The most widely-used multi-use nozzle jet injector in the world was the concept of Lieutenant Colonel R.B. Lindberg and Lieutenant Colonel Abram Benenson who wanted to improve upon the faults of the Press-O-Jet. In 1957, LT CO Lindberg and LT CO Benenson brought their concept to Aaron Ismach and Chester Eppley at the United States Army’s Medicinal Equipment Development Laboratory at Fort Totten, New York (Benenson, 1959). Mr. Ismach developed a prototype injector and patented the invention in his own name on December 14th of 1959. The Multi-Dose Jet Injector, also known as the Hypodermic Jet Injection Apparatus, was an electrical unit which comprised of two hydraulic lines attached to a pistol looking injection device (Ismach, 1962). The device was field tested upon military personnel at Fort Leonard Wood around 1959-1960 (Army, 2002).
By July of 1963, Mr. Ismach and his colleagues at Fort Totten developed a foot-operated jet injector. This non-electric unit, generated its energy source after the vaccinator actuated a foot-pedal (Army, 1963; Army, 1964a; Army 1964b). This pedal-operated-jet became more popularly known as the Ped-O-Jet. The name Ped-O-Jet was first used in commerce around October of 1968 and was trademarked July 8th of 1969 (Trademarkia).
Ismach and his colleagues also invented an intradermal nozzle to deliver shallower injections. “[This] tip greatly broadens its potential application, such as an anesthesia control device, tuberculosis testing, and smallpox vaccinations” (Army, 1964b). The nozzle could be swapped-out with the standard nozzle. Ismach filed a patent for his intradermal nozzle on March 25th of 1963 (Ismach, 1964). In the following year, he was awarded the Exceptional Civilian Service Award at the Eighth Annual Secretary of the Army Awards ceremonies for his invention of the intradermal nozzle (Army, 1968).
Officially there is a distinction in the names between the electrical (Multi-Dose Jet Injector) and foot-pedal (Ped-O-Jet) models. Although many have come to know these devices synonymously under the name Ped-O-Jet.
The Scientific Equipment Manufacturing Corporation (SEMCO) of Lodi, New Jersey and Larchmont, New York, became the sole producer of Ismach’s inventions. Ownership of the Ped-O-Jet devices exchanged hands over the next several decades from SEMCO to Vernitron Medical Products, Inc. of Carlstadt, New Jersey, to Stirn Industries of Dayton, New Jersey, to Ped-O-Jet Internaional / Keystone Industries (Ped-O-Jet International) of Cherry Hill, New Jersey.
In 1997, Keystone Industries decided to no longer produce or service Ped-O-Jet injectors due to liability concerns that the devices could transmit blood-borne viruses, such as Hepatitis B, Hepatitis C and HIV. Keystone informed their largest customer, the Department of Defense, of the possible risk in a letter. The Department of Defense banned the use of all multi-use nozzle jet injectors in 1997. The Downfall of Ped-O-Jet Injectors Within the U.S. Military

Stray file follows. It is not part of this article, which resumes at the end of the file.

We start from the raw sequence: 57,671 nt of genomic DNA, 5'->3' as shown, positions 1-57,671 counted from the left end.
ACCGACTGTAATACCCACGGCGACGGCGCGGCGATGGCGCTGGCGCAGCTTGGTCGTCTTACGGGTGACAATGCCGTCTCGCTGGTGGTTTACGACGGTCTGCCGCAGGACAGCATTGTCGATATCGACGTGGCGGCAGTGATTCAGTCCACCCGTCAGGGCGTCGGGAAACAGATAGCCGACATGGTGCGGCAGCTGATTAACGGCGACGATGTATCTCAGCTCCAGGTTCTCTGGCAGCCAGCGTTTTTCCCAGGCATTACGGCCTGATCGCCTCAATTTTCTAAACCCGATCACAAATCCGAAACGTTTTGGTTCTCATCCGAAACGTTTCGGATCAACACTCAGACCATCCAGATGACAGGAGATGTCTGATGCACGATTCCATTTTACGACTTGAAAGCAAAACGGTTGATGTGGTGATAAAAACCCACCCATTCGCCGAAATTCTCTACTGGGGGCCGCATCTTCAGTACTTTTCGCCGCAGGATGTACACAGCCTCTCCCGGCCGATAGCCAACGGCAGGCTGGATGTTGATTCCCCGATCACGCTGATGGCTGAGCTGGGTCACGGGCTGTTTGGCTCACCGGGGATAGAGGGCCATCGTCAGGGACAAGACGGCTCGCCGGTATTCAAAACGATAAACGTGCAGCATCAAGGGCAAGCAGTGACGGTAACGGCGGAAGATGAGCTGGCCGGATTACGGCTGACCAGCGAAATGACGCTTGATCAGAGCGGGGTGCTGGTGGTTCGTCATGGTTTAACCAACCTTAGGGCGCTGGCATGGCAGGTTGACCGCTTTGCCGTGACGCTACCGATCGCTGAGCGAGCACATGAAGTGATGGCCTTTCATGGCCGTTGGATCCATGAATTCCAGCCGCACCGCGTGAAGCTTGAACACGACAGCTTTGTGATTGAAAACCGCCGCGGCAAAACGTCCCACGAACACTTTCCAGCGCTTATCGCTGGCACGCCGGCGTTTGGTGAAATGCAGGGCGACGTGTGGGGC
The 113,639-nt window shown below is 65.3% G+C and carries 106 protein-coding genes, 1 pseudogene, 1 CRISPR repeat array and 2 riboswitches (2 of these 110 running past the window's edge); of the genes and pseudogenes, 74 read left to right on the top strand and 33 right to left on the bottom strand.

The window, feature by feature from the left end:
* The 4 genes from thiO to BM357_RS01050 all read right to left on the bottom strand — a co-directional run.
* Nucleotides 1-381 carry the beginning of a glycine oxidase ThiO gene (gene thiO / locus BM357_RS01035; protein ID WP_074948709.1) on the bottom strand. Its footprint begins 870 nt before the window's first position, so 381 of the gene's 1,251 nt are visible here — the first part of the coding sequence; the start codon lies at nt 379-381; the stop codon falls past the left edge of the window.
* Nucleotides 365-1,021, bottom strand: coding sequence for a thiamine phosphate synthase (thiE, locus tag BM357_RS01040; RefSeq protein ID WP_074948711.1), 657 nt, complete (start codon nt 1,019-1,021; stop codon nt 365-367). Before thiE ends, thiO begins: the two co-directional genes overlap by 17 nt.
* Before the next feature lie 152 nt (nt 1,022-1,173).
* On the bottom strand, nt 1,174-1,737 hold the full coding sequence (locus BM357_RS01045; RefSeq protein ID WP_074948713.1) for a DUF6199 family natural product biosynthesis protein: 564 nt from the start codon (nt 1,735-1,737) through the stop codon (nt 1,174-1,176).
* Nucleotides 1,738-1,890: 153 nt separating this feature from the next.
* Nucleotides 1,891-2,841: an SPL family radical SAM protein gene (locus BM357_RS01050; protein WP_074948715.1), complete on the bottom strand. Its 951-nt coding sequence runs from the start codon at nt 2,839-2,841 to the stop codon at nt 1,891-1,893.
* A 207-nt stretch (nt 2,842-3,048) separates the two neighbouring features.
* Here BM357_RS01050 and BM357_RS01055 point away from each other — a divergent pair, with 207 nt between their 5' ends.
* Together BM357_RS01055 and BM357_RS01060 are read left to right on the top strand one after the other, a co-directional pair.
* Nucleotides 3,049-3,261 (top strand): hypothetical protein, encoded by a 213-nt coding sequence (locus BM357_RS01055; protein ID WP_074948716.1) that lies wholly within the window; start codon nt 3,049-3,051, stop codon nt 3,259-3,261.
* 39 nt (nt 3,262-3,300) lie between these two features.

These devices were widely used amongst national and global mass vaccination campaigns, and throughout the U.S. military.
In 1961, the Department of the Army made a significant and notable change within its immunization program by standardizing multi-use nozzle jet injectors (Army, 1961). Military personnel, especially recruits, were now immunized with jet injectors and seldom with syringes and needles.
After the invention of the Ped-O-Jet, the devices were quickly used by the U.S. Army to assist in epidemic crises overseas. In 1963, the Ped-O-Jet was employed to immunize victims of a devastating earthquake in Skopje, Yugoslavia and later in Morocco to protect flood victims against typhoid (Army, 1964a).
Ped-O-Jet devices were widely-used across all five branches of the U.S. Armed Forces for nearly 40 years (1959-1997).
The photographs below show military corpsmen utilized Ped-O-Jet injectors on civilians in Vietnam.
- (Army, 1961) Department of the Army. Annual Report of the Surgeon General United States Army Fiscal Year 1961.
- (Army, 1963) Army Research and Development. Medical Equipment. Department of the United States Army. Dec’63-Jan’64. pp. 29-30.
- (Army, 1964a) Army Research and Development. In-House Labs Independent Research Holds $10 Million Level. Department of the United States Army. February 1964. pg. 6.
- (Army, 1964b) Army Research and Development. R&D Personnel Win Army Exceptional Civilian Decorations. Department of the United States Army. October 1964. pg. 3.
- (Army, 1968) Army Research and Development. “1968 R&D Achievement Awards Won By 18 Individuals, 5 Teams”. Department of the United States Army. June 1968. 9 (6): 3.
- (Army, 1969) Army Research and Development. “MERDL Reports Equipment Drops Combat Mortality.” Department of the United States Army. November 1969. pg. 7.
- (Army, 1977) Army Research and Development. Immunization work in the Vietnam conflict/Use of U.S. Army-developed jet injector in Vietnam. March-April 1977. Front & Back Cover.
- (Army, 2002) Department of the Army. Army Medical Department Profiles: Brig. Gen. Frank Allen Ramsey. June 2002. pg. 52.
- (Benenson, 1959) Benenson AS. Mass immunization by jet injection. In: Proceedings of the International Symposium of Immunology, Opatija, Yugoslavia, 28 September – 1 October 1959 (International Committee for Microbiological Standardization, Secton of the International Association of Microbiological Societies). Zagreb: Tiskara Izdavackog zavoda Jugoslavenske akademije, 1959, pp. 393-399 [Library of Congress Classification: QW 504 I60p 1959].
- (Ismach, 1962) Ismach A. Multi-dose jet injection device. Issued 9 Oct. 1962. Patent Number US 3057349A.
- (Ismach, 1964) Ismach A. Intradermal nozzle for jet injection devices. Issued 14 July 1964. Patent Number US 3140713.
- (Trademarkia) Trademarkia. Ped-O-Jet – company profile. Accesssed at http://www.trademarkia.com/pedojet-72313388.html.